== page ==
For Immediate Release, February 10, 2021

Contact:

Delia Ridge Creamer, Center for Biological Diversity, (617) 990-7733, dcreamer@biologicaldiversity.org
Sharon Lavigne, RISE St. James, (225) 206-0900, sharonclavigne@gmail.com

Army Corps Receives More Than 5,500 Letters Demanding It Revoke Formosa Plastics’ Permit

Project Opponents Protest in St. James, New Orleans, San Francisco

NEW ORLEANS— A campaign by groups opposing Formosa Plastics’ proposed petrochemical complex in St. James Parish, Louisiana, has generated more than 5,500 letters to the U.S. Army Corps of Engineers demanding the project’s federal permit be revoked due to environmental justice, wetlands destruction and pollution concerns. The coalition held demonstrations Tuesday outside the Army Corps office in New Orleans, at the project site in St. James and in San Francisco, with another protest planned for Washington, D.C. on Thursday.

The campaign to generate 15,000 protest letters to the Army Corps by Feb. 12 is being spearheaded by RISE St. James, Healthy Gulf, Louisiana Bucket Brigade and the Center for Biological Diversity.

“We are calling on President Biden to stop Formosa Plastics,” said Sharon Lavigne, president of RISE St. James. “Formosa would be a death sentence for St. James Parish. The Biden administration can uphold its promise to elevate environmental justice and protect our communities.”

These same groups sued the Army Corps in January 2020 for failing to disclose environmental damage and public health risks before permitting the project. In response the Army Corps suspended its Formosa permit in November after admitting to mistakes in its decision to site the plant in a poor Black community already suffering from exposure to industrial pollution.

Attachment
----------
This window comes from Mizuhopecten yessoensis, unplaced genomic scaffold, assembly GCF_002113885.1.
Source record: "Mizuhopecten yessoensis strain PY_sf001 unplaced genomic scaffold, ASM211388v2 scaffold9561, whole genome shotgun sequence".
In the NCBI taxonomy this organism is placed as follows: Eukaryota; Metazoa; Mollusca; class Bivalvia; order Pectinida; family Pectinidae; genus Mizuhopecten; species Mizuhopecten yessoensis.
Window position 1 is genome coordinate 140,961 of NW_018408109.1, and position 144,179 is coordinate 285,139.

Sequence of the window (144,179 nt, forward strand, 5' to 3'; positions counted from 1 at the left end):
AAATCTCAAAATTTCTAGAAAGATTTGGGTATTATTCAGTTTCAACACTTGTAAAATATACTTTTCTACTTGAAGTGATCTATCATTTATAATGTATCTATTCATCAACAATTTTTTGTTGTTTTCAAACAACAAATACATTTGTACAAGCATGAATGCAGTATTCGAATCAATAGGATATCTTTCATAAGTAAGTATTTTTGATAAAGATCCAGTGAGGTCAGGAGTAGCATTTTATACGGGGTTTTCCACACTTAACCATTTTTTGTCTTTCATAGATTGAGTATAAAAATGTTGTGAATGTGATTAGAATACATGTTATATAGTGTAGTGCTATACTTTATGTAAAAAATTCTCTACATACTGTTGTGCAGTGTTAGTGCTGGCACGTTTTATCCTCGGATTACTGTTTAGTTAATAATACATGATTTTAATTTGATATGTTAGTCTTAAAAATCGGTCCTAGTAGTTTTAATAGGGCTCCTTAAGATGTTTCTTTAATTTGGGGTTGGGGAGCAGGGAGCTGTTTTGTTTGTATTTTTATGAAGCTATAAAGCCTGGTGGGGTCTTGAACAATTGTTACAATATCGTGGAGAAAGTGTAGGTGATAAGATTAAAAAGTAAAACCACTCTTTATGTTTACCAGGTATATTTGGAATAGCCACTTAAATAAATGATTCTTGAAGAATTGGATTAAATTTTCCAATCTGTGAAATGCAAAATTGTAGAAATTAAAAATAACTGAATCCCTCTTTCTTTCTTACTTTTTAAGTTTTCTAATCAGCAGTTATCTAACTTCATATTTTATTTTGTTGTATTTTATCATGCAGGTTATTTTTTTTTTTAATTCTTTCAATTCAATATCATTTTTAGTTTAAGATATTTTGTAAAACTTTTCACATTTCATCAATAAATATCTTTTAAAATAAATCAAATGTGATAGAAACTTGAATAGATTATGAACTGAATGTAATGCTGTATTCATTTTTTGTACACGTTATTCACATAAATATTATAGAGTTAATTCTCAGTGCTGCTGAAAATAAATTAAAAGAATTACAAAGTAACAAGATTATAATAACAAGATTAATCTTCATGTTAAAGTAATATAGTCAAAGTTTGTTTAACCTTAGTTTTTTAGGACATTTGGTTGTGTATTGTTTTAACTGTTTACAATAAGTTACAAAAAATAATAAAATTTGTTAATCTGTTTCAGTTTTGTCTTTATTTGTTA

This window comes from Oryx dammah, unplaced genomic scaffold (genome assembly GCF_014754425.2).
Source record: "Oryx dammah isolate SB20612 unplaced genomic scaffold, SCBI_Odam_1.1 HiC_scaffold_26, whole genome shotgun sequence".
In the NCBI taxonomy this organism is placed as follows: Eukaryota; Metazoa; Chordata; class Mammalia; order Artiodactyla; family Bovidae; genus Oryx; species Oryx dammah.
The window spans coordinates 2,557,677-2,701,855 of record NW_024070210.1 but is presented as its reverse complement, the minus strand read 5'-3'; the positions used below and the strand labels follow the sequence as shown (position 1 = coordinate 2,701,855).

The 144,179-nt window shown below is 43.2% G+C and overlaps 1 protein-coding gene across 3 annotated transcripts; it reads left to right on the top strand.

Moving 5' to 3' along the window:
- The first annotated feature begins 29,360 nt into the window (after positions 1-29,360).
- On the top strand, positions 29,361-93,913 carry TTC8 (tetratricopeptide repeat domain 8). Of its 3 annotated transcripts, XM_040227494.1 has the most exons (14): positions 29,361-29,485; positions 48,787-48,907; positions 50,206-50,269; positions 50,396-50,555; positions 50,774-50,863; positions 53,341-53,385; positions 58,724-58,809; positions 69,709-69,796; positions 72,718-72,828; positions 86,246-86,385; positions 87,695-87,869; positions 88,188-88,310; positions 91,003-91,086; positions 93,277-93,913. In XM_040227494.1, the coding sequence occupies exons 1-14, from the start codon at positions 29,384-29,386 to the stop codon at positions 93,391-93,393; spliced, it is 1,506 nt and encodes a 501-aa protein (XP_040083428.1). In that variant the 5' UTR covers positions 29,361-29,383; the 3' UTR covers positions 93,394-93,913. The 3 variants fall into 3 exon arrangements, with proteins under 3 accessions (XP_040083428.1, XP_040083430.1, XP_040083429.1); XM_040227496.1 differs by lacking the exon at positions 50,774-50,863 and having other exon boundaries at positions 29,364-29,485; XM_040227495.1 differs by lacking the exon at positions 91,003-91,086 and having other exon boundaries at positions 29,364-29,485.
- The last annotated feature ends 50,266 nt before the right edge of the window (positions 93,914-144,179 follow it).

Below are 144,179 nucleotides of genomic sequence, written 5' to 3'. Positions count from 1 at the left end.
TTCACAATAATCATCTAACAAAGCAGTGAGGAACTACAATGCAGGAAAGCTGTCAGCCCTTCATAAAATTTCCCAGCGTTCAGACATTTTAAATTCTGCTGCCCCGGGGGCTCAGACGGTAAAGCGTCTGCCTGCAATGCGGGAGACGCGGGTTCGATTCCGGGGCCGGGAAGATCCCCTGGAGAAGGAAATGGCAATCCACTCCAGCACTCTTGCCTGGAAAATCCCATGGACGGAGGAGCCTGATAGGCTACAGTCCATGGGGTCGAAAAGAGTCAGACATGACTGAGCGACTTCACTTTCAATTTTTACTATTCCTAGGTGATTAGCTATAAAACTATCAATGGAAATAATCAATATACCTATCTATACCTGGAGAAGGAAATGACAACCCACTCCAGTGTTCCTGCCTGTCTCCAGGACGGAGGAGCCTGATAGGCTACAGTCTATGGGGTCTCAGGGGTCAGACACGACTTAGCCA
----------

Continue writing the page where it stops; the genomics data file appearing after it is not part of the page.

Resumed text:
“We want the Army Corps to revoke Formosa Plastics’ permit and start over. The environmental justice and air-quality issues that triggered the permit suspension are just the tip of the iceberg. This superpolluting project would never survive the rigorous environmental scrutiny it demands and should have received in the first place,” said Delia Ridge Creamer, an organizer with the Center. “This community has already been subjected to too much pollution and environmental racism. The Biden administration has an opportunity to truly lead on environmental justice, and it should start by stopping this terrible project.”

The proposed facility would emit 800 tons of toxic air pollution each year, doubling toxic air emissions in St. James Parish, and more than 13 million metric tons of greenhouse gas pollution. Recent studies have linked exposure to air pollution with higher COVID-19 death rates. It’s one likely factor in the disease’s disproportionate impact on Black Americans.

Formosa Plastics’ proposed complex would include 14 chemical manufacturing plants and numerous support facilities, spanning 2,500 acres, just one mile from an elementary school. By turning fracked gas into the building blocks for a massive amount of single-use packaging and other wasteful plastic products, the project would worsen climate change and the ocean plastic pollution crisis.

Stop Formosa Plastics protect in St. James
Sharon Lavigne (center) and other RISE St. James members protest at Formosa Plastics site. Images from St. James, San Francisco and New Orleans available for media use.

The Center for Biological Diversity is a national, nonprofit conservation organization with more than 1.7 million members and online activists dedicated to the protection of endangered species and wild places.

RISE St. James is a faith-based organization working to protect the land, air, water and health of the people of St. James Parish from the petrochemical industry.